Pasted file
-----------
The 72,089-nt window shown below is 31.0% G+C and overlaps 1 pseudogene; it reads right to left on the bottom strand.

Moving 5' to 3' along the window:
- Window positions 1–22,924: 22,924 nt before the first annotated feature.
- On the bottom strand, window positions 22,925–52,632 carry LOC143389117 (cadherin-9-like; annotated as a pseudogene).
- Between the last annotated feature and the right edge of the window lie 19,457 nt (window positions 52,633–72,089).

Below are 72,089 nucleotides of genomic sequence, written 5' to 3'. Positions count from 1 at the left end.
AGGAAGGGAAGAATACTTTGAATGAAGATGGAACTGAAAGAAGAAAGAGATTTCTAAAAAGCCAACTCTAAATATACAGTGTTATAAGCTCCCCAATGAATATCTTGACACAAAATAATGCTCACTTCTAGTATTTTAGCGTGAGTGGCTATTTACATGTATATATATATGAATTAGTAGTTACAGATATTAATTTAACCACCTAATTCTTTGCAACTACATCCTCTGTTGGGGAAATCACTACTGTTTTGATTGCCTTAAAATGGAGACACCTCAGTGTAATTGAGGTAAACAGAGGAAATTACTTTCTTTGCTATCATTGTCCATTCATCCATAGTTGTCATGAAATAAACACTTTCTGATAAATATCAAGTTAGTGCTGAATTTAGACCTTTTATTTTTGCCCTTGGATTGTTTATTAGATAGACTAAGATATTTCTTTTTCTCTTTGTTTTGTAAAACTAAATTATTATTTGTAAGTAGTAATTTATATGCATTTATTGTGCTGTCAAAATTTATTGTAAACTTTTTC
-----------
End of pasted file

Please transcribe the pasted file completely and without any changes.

The 72,089-nt window shown below is 31.0% G+C and overlaps 1 pseudogene; it reads right to left on the bottom strand.

Moving 5' to 3' along the window:
- Window positions 1–22,924: 22,924 nt before the first annotated feature.
- On the bottom strand, window positions 22,925–52,632 carry LOC143389117 (cadherin-9-like; annotated as a pseudogene).
- Between the last annotated feature and the right edge of the window lie 19,457 nt (window positions 52,633–72,089).

Below are 72,089 nucleotides of genomic sequence, written 5' to 3'. Positions count from 1 at the left end.
AGGAAGGGAAGAATACTTTGAATGAAGATGGAACTGAAAGAAGAAAGAGATTTCTAAAAAGCCAACTCTAAATATACAGTGTTATAAGCTCCCCAATGAATATCTTGACACAAAATAATGCTCACTTCTAGTATTTTAGCGTGAGTGGCTATTTACATGTATATATATATGAATTAGTAGTTACAGATATTAATTTAACCACCTAATTCTTTGCAACTACATCCTCTGTTGGGGAAATCACTACTGTTTTGATTGCCTTAAAATGGAGACACCTCAGTGTAATTGAGGTAAACAGAGGAAATTACTTTCTTTGCTATCATTGTCCATTCATCCATAGTTGTCATGAAATAAACACTTTCTGATAAATATCAAGTTAGTGCTGAATTTAGACCTTTTATTTTTGCCCTTGGATTGTTTATTAGATAGACTAAGATATTTCTTTTTCTCTTTGTTTTGTAAAACTAAATTATTATTTGTAAGTAGTAATTTATATGCATTTATTGTGCTGTCAAAATTTATTGTAAACTTTTTC